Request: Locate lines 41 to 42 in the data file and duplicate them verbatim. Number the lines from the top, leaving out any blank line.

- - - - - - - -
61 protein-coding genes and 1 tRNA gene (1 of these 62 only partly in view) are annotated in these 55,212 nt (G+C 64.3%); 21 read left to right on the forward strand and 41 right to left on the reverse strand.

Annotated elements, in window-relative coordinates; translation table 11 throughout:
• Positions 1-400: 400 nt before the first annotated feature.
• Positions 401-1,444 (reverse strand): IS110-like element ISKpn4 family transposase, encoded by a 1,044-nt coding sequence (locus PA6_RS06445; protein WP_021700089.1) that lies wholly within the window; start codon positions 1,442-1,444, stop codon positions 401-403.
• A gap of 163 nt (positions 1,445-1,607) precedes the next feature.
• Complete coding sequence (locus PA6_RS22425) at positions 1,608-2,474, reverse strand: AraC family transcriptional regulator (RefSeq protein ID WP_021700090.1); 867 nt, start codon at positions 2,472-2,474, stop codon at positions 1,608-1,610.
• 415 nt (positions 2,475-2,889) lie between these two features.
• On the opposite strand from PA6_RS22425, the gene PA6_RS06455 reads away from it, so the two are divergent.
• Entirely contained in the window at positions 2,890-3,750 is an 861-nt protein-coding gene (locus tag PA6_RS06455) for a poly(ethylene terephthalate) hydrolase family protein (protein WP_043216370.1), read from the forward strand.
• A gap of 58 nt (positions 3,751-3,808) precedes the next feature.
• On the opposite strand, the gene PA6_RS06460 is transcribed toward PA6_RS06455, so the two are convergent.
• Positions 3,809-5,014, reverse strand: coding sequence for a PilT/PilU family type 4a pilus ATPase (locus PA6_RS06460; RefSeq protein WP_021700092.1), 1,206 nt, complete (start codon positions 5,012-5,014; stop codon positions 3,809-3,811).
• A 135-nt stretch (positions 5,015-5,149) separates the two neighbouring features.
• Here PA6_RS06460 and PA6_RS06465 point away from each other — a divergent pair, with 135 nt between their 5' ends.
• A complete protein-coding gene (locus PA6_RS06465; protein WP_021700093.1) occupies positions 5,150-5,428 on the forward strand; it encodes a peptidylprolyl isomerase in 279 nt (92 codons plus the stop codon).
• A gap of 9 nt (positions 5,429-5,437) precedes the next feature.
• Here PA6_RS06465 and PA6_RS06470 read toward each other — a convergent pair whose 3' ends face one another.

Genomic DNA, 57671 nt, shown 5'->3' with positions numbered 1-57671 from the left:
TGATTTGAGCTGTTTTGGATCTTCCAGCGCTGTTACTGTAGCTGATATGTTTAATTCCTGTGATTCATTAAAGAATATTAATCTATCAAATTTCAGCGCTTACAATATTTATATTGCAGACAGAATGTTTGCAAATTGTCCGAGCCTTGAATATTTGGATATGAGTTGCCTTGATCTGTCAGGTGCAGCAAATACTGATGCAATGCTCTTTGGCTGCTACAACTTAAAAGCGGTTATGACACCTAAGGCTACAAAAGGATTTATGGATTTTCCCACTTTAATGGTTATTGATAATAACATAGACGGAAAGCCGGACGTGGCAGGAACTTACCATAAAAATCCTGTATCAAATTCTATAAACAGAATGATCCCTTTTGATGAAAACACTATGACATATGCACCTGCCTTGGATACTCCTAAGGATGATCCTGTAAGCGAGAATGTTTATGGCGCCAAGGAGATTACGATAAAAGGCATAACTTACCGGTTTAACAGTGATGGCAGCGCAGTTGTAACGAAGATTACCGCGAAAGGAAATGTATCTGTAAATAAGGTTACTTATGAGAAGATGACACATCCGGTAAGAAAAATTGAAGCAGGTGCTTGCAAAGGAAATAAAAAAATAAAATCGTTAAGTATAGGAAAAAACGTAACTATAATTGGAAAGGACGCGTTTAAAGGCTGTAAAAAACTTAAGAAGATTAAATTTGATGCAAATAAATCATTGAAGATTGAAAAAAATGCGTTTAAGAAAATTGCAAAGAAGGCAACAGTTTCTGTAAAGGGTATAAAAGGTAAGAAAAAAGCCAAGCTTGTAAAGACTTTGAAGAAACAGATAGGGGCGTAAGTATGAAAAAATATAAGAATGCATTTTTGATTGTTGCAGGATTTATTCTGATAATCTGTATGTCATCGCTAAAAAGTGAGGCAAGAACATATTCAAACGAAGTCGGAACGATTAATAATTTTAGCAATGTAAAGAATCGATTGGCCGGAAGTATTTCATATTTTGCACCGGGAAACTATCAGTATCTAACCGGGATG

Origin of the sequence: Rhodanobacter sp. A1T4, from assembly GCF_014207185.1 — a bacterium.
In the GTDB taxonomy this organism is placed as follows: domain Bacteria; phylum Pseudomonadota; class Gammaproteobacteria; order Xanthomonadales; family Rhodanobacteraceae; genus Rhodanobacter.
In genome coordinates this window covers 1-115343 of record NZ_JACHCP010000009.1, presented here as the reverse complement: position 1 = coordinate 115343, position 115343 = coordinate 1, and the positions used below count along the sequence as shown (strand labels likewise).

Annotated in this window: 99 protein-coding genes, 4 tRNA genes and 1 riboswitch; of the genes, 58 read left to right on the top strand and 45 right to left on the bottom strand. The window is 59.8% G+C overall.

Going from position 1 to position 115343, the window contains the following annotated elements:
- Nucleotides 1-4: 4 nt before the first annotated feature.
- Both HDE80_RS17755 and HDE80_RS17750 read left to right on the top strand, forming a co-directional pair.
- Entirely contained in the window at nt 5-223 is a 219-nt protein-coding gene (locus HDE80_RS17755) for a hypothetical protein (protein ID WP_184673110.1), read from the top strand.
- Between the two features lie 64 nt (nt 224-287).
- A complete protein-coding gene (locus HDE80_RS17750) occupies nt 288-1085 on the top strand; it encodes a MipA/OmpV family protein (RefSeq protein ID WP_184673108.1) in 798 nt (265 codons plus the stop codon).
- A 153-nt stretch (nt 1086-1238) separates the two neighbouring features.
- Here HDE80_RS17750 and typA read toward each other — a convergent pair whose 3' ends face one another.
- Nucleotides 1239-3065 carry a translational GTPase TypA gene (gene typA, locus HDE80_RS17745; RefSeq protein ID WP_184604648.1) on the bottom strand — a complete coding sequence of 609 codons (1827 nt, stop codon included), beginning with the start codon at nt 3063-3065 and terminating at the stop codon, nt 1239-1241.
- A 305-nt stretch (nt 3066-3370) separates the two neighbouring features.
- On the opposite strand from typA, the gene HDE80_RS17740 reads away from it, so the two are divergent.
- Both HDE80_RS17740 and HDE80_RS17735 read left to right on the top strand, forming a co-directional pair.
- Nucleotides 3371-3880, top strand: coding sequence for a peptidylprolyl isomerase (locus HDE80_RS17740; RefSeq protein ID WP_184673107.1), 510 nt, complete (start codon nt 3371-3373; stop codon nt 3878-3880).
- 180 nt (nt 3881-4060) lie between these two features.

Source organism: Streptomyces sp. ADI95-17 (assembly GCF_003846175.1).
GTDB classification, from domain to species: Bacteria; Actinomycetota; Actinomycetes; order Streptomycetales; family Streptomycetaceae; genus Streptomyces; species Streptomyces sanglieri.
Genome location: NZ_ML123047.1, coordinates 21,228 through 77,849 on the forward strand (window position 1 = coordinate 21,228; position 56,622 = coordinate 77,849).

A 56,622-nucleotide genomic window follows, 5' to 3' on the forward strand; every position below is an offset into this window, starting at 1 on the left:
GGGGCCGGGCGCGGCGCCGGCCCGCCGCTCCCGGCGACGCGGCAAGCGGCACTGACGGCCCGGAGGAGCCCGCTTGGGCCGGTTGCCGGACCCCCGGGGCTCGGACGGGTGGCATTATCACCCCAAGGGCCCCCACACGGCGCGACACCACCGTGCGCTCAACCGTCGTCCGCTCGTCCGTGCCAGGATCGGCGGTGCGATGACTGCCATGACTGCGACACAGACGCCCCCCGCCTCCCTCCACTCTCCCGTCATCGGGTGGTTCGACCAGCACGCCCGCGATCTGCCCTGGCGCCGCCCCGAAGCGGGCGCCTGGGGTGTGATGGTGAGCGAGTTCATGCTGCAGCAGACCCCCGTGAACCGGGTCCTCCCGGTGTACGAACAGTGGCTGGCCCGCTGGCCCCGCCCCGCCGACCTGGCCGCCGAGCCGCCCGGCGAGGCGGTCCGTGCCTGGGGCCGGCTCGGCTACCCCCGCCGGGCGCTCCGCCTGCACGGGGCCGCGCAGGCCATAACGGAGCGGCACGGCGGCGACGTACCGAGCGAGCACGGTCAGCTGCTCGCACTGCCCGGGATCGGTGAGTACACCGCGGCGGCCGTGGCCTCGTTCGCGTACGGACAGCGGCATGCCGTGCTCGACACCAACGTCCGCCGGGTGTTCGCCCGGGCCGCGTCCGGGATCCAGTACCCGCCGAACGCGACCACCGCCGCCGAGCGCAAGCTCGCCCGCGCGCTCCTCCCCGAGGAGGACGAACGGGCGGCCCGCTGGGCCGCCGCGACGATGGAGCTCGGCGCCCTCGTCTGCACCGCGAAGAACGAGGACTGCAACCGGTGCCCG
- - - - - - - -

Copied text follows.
A 56,622-nucleotide genomic window follows, 5' to 3' on the forward strand; every position below is an offset into this window, starting at 1 on the left:
GGGGCCGGGCGCGGCGCCGGCCCGCCGCTCCCGGCGACGCGGCAAGCGGCACTGACGGCCCGGAGGAGCCCGCTTGGGCCGGTTGCCGGACCCCCGGGGCTCGGACGGGTGGCATTATCACCCCAAGGGCCCCCACACGGCGCGACACCACCGTGCGCTCAACCGTCGTCCGCTCGTCCGTGCCAGGATCGGCGGTGCGATGACTGCCATGACTGCGACACAGACGCCCCCCGCCTCCCTCCACTCTCCCGTCATCGGGTGGTTCGACCAGCACGCCCGCGATCTGCCCTGGCGCCGCCCCGAAGCGGGCGCCTGGGGTGTGATGGTGAGCGAGTTCATGCTGCAGCAGACCCCCGTGAACCGGGTCCTCCCGGTGTACGAACAGTGGCTGGCCCGCTGGCCCCGCCCCGCCGACCTGGCCGCCGAGCCGCCCGGCGAGGCGGTCCGTGCCTGGGGCCGGCTCGGCTACCCCCGCCGGGCGCTCCGCCTGCACGGGGCCGCGCAGGCCATAACGGAGCGGCACGGCGGCGACGTACCGAGCGAGCACGGTCAGCTGCTCGCACTGCCCGGGATCGGTGAGTACACCGCGGCGGCCGTGGCCTCGTTCGCGTACGGACAGCGGCATGCCGTGCTCGACACCAACGTCCGCCGGGTGTTCGCCCGGGCCGCGTCCGGGATCCAGTACCCGCCGAACGCGACCACCGCCGCCGAGCGCAAGCTCGCCCGCGCGCTCCTCCCCGAGGAGGACGAACGGGCGGCCCGCTGGGCCGCCGCGACGATGGAGCTCGGCGCCCTCGTCTGCACCGCGAAGAACGAGGACTGCAACCGGTGCCCG